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Advocates of the right to try argue that terminally ill patients should have access to treatments that have met the FDA’s safety requirements “but are not yet fully approved for market” (see Kurt Altman and Christina Sandefur’s “Right-To-Try Laws Fulfill The Constitution’s Promise Of Individual Liberty”). The FDA’s approval process takes years, and for thousands of terminally ill patients, those years may be the difference between life and death. Aware of the risks, many patients are nonetheless willing to try medicines and treatments that are still under investigation in clinical trials. For a significant number of these patients, the alternative is certain death.
But the right to try has no shortage of detractors, among them, Lisa Kearns, a bioethicist at New York University’s Langone Medical Center (for a representative sample of her work, see her article, “In Defense of the Nanny State”). In an interview with New Hampshire Public Radio’s Morning Edition, Kearns argued, “The whole ‘Right to Try’ movement is premised on the fact that these are life-saving, miracle drugs that are going to bring people back from the brink.” Kearns’s characterization of the rationale supporting the right to try is, of course, quite inaccurate. The critics of right to try bills deeply misunderstand them if they believe that the bills are necessarily either a statement about the quality of the pharmaceutical products at issue or an argument that pharmaceutical companies should be compelled to turn over an unfinished product against their wills.
These bills are decidedly not Panglossian endorsements of untested “miracle drugs,” premised on an unrealistic optimism. Rather the underlying argument of right to try bills takes individual sovereignty as its central premise, the whole point being that it doesn’t matter whether or not the desired treatment ultimately helps the patient — that a patient’s life and body are his own; and, therefore, no one may arbitrarily usurp the power to make important healthcare decisions for him, notwithstanding the condescending and self-assured claims that right to try advocates are dangling a false hope before patients.
A more accurate examination of the reasoning underpinning the right to try is offered by the dissenting opinion in the D.C. Circuit case of Abigail All. for Better Access to Developmental Drugs v. Eschenbach, decided in 2006. Recognizing “the historic importance of the underlying right of a person to save her own life,” Judge Rogers’s dissent in that case contended that traditional common law considerations should guide the court in its balancing the government’s interests against those of the patient. Among the common law doctrines cited were those of self-defense, necessity, and interference with rescue, all of which implicate the underlying notion that “persons in mortal peril” have a right to attempt to save their lives using means that would perhaps be off limits under ordinary circumstances. The majority had focused unduly on the exceptions to this long-established right to the detriment of the right itself and a proper constitutional analysis.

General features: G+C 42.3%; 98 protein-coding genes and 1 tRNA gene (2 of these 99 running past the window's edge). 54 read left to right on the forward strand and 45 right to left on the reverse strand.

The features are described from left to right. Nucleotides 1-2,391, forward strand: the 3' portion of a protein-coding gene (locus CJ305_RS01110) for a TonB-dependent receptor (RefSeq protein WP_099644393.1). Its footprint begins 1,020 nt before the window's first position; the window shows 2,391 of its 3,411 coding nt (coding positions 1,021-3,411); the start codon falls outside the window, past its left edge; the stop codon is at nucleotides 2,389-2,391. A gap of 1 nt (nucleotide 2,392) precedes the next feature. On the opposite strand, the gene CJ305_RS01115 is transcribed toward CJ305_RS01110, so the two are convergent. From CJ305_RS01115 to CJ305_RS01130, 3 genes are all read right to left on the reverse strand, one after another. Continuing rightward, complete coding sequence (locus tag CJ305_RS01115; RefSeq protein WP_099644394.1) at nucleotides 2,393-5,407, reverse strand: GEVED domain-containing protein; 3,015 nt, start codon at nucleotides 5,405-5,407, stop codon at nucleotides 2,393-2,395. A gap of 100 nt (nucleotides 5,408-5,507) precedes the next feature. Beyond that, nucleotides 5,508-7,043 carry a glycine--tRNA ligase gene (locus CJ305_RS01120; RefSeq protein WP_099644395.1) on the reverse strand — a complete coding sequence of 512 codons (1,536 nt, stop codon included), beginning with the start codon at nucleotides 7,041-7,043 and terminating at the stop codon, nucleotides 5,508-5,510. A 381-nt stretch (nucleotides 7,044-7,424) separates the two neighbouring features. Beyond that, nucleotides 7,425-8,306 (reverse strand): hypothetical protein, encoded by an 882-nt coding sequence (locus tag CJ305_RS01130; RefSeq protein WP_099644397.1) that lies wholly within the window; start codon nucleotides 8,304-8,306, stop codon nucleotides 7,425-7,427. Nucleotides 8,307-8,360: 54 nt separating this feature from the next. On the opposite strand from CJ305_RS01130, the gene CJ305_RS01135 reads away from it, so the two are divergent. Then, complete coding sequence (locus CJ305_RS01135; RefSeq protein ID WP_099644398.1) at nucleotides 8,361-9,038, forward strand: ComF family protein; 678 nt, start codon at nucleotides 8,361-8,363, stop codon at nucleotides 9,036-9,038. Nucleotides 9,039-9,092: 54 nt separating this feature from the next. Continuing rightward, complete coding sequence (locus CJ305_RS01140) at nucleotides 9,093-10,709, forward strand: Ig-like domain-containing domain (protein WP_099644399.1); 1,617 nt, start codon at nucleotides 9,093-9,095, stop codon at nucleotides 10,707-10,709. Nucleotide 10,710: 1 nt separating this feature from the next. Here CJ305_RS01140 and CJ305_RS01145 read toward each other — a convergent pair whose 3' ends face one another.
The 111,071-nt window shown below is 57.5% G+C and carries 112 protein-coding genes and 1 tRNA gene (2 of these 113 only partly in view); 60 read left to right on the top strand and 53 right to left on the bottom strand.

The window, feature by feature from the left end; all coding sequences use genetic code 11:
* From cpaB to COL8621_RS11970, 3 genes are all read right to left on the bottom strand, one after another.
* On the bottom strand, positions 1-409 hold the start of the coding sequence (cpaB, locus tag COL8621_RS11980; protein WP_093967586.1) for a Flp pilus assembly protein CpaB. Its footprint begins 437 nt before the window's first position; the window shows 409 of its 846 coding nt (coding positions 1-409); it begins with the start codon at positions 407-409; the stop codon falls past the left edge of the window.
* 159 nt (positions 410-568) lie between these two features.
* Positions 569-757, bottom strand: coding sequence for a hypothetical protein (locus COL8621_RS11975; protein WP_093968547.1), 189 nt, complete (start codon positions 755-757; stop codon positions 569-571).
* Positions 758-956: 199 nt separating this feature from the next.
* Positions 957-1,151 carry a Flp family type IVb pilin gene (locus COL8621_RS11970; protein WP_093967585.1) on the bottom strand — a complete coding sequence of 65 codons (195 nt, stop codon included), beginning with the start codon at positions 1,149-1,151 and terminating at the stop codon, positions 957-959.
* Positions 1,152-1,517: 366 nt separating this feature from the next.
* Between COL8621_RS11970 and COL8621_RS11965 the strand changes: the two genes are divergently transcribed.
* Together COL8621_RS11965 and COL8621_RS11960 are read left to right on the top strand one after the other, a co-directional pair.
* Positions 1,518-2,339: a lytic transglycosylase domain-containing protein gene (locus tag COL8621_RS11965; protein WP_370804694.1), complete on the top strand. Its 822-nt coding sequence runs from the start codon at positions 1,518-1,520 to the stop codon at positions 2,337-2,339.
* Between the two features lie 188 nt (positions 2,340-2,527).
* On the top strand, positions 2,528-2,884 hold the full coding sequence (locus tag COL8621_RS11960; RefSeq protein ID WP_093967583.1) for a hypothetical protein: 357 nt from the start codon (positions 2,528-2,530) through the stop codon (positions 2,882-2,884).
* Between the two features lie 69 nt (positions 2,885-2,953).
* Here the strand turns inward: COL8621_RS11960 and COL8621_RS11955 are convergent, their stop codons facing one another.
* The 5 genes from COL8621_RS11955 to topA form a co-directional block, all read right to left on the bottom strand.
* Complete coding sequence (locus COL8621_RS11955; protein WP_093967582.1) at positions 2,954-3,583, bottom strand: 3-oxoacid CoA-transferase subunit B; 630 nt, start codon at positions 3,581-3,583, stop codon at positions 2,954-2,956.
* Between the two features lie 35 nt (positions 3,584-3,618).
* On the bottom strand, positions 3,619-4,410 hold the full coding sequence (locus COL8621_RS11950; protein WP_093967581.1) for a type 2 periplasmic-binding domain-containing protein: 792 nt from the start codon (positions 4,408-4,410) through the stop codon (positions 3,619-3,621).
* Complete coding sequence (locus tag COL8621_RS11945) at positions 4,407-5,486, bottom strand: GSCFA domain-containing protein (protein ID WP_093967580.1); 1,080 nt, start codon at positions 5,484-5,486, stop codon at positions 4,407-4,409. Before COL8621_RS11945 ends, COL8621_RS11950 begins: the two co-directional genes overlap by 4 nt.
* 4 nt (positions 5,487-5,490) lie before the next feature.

The dissent further argued that, in holding that the right to try is not a protected liberty interest under the Due Process Clause, the majority had mistakenly conflated two distinct steps in the constitutional analysis, “the inquiry as to whether a fundamental right exists at all” and that of whether the government has actually produced proof of a compelling interest sufficient to override that right. The dissent thus advanced only the very modest proposition that courts, confronted with right to try cases, ought to actually discharge their duty of judicial review, “rather than merely accepting, under the rubric of rational basis scrutiny, any assertions the FDA chooses to offer.” The Abigail Alliance case furnishes yet another opportunity to reflect on the fact that the “rational basis” test for constitutionality is a test in name only. On paper, rational basis review asks the government body whether its law or regulation is rationally related to an interest that is legitimate, which would seem to rule out arbitrary, unreasonable mandates. In reality, though, when it violates one of those sadly disfavored individual rights that rates only the rational basis tests, the government almost always wins in court.
Half-hearted champions of substantive due process might take note. For while they may believe that the right to try quite properly belongs in the constitutional no man’s land of rational basis review — the province of fanatical libertarians — they may well feel differently if rights that they favor (e.g., rights to privacy and sexual freedom) come into question. That a bioethicist can’t see the ethical problem with government paternalistically standing in the way of individual choice and potentially beneficial healthcare is a sad commentary on contemporary ideas about the proper role of government. Sick people should not have to supplicate to government bureaucrats to assume certain risks in the desperate attempt to save themselves; such intimately personal health decisions are of no concern to the meddlers in government agencies, to anyone but the patient, his doctors, and his family.